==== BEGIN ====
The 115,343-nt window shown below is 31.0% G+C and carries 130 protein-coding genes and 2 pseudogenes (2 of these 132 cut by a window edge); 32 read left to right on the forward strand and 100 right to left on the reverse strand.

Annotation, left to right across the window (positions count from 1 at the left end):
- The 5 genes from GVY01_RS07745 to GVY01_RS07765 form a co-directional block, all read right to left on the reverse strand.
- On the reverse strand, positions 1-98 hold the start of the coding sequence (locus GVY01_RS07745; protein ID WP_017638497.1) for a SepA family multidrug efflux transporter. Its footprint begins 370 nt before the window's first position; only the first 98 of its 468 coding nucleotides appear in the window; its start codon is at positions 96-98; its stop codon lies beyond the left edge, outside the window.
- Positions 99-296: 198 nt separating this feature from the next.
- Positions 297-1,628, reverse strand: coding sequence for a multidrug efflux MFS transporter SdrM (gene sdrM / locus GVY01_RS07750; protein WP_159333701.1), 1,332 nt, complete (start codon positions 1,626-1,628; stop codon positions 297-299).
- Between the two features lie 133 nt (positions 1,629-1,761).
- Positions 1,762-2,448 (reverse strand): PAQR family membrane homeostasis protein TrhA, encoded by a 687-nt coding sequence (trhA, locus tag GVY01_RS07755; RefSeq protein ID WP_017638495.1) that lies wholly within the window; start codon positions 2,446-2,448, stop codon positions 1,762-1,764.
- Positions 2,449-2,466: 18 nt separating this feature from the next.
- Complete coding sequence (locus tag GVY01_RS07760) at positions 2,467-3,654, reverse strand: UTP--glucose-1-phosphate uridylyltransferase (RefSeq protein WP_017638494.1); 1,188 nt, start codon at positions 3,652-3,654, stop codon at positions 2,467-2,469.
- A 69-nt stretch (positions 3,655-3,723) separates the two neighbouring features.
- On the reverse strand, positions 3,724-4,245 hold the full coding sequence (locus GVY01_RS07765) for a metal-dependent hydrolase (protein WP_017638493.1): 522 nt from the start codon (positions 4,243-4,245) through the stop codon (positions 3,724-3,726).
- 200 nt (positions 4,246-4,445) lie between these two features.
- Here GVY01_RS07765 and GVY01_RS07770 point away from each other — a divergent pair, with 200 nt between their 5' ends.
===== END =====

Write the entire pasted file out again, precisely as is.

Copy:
The 115,343-nt window shown below is 31.0% G+C and carries 130 protein-coding genes and 2 pseudogenes (2 of these 132 cut by a window edge); 32 read left to right on the forward strand and 100 right to left on the reverse strand.

Annotation, left to right across the window (positions count from 1 at the left end):
- The 5 genes from GVY01_RS07745 to GVY01_RS07765 form a co-directional block, all read right to left on the reverse strand.
- On the reverse strand, positions 1-98 hold the start of the coding sequence (locus GVY01_RS07745; protein ID WP_017638497.1) for a SepA family multidrug efflux transporter. Its footprint begins 370 nt before the window's first position; only the first 98 of its 468 coding nucleotides appear in the window; its start codon is at positions 96-98; its stop codon lies beyond the left edge, outside the window.
- Positions 99-296: 198 nt separating this feature from the next.
- Positions 297-1,628, reverse strand: coding sequence for a multidrug efflux MFS transporter SdrM (gene sdrM / locus GVY01_RS07750; protein WP_159333701.1), 1,332 nt, complete (start codon positions 1,626-1,628; stop codon positions 297-299).
- Between the two features lie 133 nt (positions 1,629-1,761).
- Positions 1,762-2,448 (reverse strand): PAQR family membrane homeostasis protein TrhA, encoded by a 687-nt coding sequence (trhA, locus tag GVY01_RS07755; RefSeq protein ID WP_017638495.1) that lies wholly within the window; start codon positions 2,446-2,448, stop codon positions 1,762-1,764.
- Positions 2,449-2,466: 18 nt separating this feature from the next.
- Complete coding sequence (locus tag GVY01_RS07760) at positions 2,467-3,654, reverse strand: UTP--glucose-1-phosphate uridylyltransferase (RefSeq protein WP_017638494.1); 1,188 nt, start codon at positions 3,652-3,654, stop codon at positions 2,467-2,469.
- A 69-nt stretch (positions 3,655-3,723) separates the two neighbouring features.
- On the reverse strand, positions 3,724-4,245 hold the full coding sequence (locus GVY01_RS07765) for a metal-dependent hydrolase (protein WP_017638493.1): 522 nt from the start codon (positions 4,243-4,245) through the stop codon (positions 3,724-3,726).
- 200 nt (positions 4,246-4,445) lie between these two features.
- Here GVY01_RS07765 and GVY01_RS07770 point away from each other — a divergent pair, with 200 nt between their 5' ends.